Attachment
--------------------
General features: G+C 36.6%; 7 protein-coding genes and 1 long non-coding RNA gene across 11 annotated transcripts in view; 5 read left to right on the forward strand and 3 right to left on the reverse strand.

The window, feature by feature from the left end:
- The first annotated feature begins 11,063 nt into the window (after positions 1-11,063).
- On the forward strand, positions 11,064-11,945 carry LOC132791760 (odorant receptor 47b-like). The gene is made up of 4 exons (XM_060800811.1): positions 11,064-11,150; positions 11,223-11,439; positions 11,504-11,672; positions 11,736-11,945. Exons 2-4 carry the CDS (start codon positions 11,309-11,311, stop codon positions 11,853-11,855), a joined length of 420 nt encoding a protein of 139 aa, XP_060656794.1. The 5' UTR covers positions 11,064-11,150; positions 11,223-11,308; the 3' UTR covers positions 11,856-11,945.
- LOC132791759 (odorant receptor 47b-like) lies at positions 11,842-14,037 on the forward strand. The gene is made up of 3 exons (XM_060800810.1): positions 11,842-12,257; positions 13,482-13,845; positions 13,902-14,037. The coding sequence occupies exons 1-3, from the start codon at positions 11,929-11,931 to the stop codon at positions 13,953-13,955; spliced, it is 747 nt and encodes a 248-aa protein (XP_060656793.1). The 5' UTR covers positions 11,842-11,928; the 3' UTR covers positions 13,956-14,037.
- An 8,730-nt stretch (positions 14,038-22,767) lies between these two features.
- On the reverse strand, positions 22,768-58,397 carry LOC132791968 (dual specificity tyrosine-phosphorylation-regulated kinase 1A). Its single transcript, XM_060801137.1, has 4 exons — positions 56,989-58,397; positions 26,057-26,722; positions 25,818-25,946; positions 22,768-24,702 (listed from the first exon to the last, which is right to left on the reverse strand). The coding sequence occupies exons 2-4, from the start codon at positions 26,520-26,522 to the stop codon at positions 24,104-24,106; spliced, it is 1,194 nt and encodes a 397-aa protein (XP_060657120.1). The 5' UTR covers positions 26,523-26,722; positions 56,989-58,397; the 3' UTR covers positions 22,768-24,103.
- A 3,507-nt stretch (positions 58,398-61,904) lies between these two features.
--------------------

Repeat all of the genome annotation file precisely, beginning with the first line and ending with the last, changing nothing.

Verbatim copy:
General features: G+C 36.6%; 7 protein-coding genes and 1 long non-coding RNA gene across 11 annotated transcripts in view; 5 read left to right on the forward strand and 3 right to left on the reverse strand.

The window, feature by feature from the left end:
- The first annotated feature begins 11,063 nt into the window (after positions 1-11,063).
- On the forward strand, positions 11,064-11,945 carry LOC132791760 (odorant receptor 47b-like). The gene is made up of 4 exons (XM_060800811.1): positions 11,064-11,150; positions 11,223-11,439; positions 11,504-11,672; positions 11,736-11,945. Exons 2-4 carry the CDS (start codon positions 11,309-11,311, stop codon positions 11,853-11,855), a joined length of 420 nt encoding a protein of 139 aa, XP_060656794.1. The 5' UTR covers positions 11,064-11,150; positions 11,223-11,308; the 3' UTR covers positions 11,856-11,945.
- LOC132791759 (odorant receptor 47b-like) lies at positions 11,842-14,037 on the forward strand. The gene is made up of 3 exons (XM_060800810.1): positions 11,842-12,257; positions 13,482-13,845; positions 13,902-14,037. The coding sequence occupies exons 1-3, from the start codon at positions 11,929-11,931 to the stop codon at positions 13,953-13,955; spliced, it is 747 nt and encodes a 248-aa protein (XP_060656793.1). The 5' UTR covers positions 11,842-11,928; the 3' UTR covers positions 13,956-14,037.
- An 8,730-nt stretch (positions 14,038-22,767) lies between these two features.
- On the reverse strand, positions 22,768-58,397 carry LOC132791968 (dual specificity tyrosine-phosphorylation-regulated kinase 1A). Its single transcript, XM_060801137.1, has 4 exons — positions 56,989-58,397; positions 26,057-26,722; positions 25,818-25,946; positions 22,768-24,702 (listed from the first exon to the last, which is right to left on the reverse strand). The coding sequence occupies exons 2-4, from the start codon at positions 26,520-26,522 to the stop codon at positions 24,104-24,106; spliced, it is 1,194 nt and encodes a 397-aa protein (XP_060657120.1). The 5' UTR covers positions 26,523-26,722; positions 56,989-58,397; the 3' UTR covers positions 22,768-24,103.
- A 3,507-nt stretch (positions 58,398-61,904) lies between these two features.